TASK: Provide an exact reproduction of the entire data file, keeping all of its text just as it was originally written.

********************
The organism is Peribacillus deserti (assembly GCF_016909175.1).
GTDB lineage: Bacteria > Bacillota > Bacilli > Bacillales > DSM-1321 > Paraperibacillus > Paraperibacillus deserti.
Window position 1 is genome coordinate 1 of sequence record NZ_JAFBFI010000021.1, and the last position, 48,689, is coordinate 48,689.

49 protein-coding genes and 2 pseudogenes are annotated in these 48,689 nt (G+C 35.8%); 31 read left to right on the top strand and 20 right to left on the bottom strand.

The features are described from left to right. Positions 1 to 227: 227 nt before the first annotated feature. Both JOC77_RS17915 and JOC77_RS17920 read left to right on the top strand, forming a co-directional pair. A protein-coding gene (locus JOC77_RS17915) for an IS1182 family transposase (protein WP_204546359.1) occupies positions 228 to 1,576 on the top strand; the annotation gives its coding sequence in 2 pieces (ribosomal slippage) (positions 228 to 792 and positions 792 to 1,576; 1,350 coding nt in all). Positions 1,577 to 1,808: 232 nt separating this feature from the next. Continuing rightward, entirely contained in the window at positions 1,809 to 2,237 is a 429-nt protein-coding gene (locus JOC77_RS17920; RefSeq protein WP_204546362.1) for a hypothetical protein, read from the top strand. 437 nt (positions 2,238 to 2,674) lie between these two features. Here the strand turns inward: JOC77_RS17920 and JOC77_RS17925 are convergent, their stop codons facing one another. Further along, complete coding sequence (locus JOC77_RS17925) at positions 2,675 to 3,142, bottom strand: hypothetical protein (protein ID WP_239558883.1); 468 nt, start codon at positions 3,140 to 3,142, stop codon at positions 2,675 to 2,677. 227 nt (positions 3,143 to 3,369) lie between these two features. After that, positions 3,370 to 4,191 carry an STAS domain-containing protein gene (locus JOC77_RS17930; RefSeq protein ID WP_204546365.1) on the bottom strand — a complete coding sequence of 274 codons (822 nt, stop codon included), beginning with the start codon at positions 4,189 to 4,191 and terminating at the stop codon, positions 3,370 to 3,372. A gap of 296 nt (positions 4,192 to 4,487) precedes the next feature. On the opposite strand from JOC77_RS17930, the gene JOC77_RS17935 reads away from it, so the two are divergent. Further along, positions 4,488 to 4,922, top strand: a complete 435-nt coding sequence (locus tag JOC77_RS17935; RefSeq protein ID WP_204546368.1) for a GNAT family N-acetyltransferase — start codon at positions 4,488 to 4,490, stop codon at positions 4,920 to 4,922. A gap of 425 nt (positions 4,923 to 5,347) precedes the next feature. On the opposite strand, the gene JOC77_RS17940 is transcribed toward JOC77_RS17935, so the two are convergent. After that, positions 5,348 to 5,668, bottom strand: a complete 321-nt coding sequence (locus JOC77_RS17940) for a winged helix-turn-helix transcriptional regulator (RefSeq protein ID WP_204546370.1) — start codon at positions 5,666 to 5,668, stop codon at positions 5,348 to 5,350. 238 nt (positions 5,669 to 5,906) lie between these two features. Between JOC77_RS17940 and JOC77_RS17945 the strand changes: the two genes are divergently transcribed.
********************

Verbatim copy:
The organism is Peribacillus deserti (assembly GCF_016909175.1).
GTDB lineage: Bacteria > Bacillota > Bacilli > Bacillales > DSM-1321 > Paraperibacillus > Paraperibacillus deserti.
Window position 1 is genome coordinate 1 of sequence record NZ_JAFBFI010000021.1, and the last position, 48,689, is coordinate 48,689.

49 protein-coding genes and 2 pseudogenes are annotated in these 48,689 nt (G+C 35.8%); 31 read left to right on the top strand and 20 right to left on the bottom strand.

The features are described from left to right. Positions 1 to 227: 227 nt before the first annotated feature. Both JOC77_RS17915 and JOC77_RS17920 read left to right on the top strand, forming a co-directional pair. A protein-coding gene (locus JOC77_RS17915) for an IS1182 family transposase (protein WP_204546359.1) occupies positions 228 to 1,576 on the top strand; the annotation gives its coding sequence in 2 pieces (ribosomal slippage) (positions 228 to 792 and positions 792 to 1,576; 1,350 coding nt in all). Positions 1,577 to 1,808: 232 nt separating this feature from the next. Continuing rightward, entirely contained in the window at positions 1,809 to 2,237 is a 429-nt protein-coding gene (locus JOC77_RS17920; RefSeq protein WP_204546362.1) for a hypothetical protein, read from the top strand. 437 nt (positions 2,238 to 2,674) lie between these two features. Here the strand turns inward: JOC77_RS17920 and JOC77_RS17925 are convergent, their stop codons facing one another. Further along, complete coding sequence (locus JOC77_RS17925) at positions 2,675 to 3,142, bottom strand: hypothetical protein (protein ID WP_239558883.1); 468 nt, start codon at positions 3,140 to 3,142, stop codon at positions 2,675 to 2,677. 227 nt (positions 3,143 to 3,369) lie between these two features. After that, positions 3,370 to 4,191 carry an STAS domain-containing protein gene (locus JOC77_RS17930; RefSeq protein ID WP_204546365.1) on the bottom strand — a complete coding sequence of 274 codons (822 nt, stop codon included), beginning with the start codon at positions 4,189 to 4,191 and terminating at the stop codon, positions 3,370 to 3,372. A gap of 296 nt (positions 4,192 to 4,487) precedes the next feature. On the opposite strand from JOC77_RS17930, the gene JOC77_RS17935 reads away from it, so the two are divergent. Further along, positions 4,488 to 4,922, top strand: a complete 435-nt coding sequence (locus tag JOC77_RS17935; RefSeq protein ID WP_204546368.1) for a GNAT family N-acetyltransferase — start codon at positions 4,488 to 4,490, stop codon at positions 4,920 to 4,922. A gap of 425 nt (positions 4,923 to 5,347) precedes the next feature. On the opposite strand, the gene JOC77_RS17940 is transcribed toward JOC77_RS17935, so the two are convergent. After that, positions 5,348 to 5,668, bottom strand: a complete 321-nt coding sequence (locus JOC77_RS17940) for a winged helix-turn-helix transcriptional regulator (RefSeq protein ID WP_204546370.1) — start codon at positions 5,666 to 5,668, stop codon at positions 5,348 to 5,350. 238 nt (positions 5,669 to 5,906) lie between these two features. Between JOC77_RS17940 and JOC77_RS17945 the strand changes: the two genes are divergently transcribed.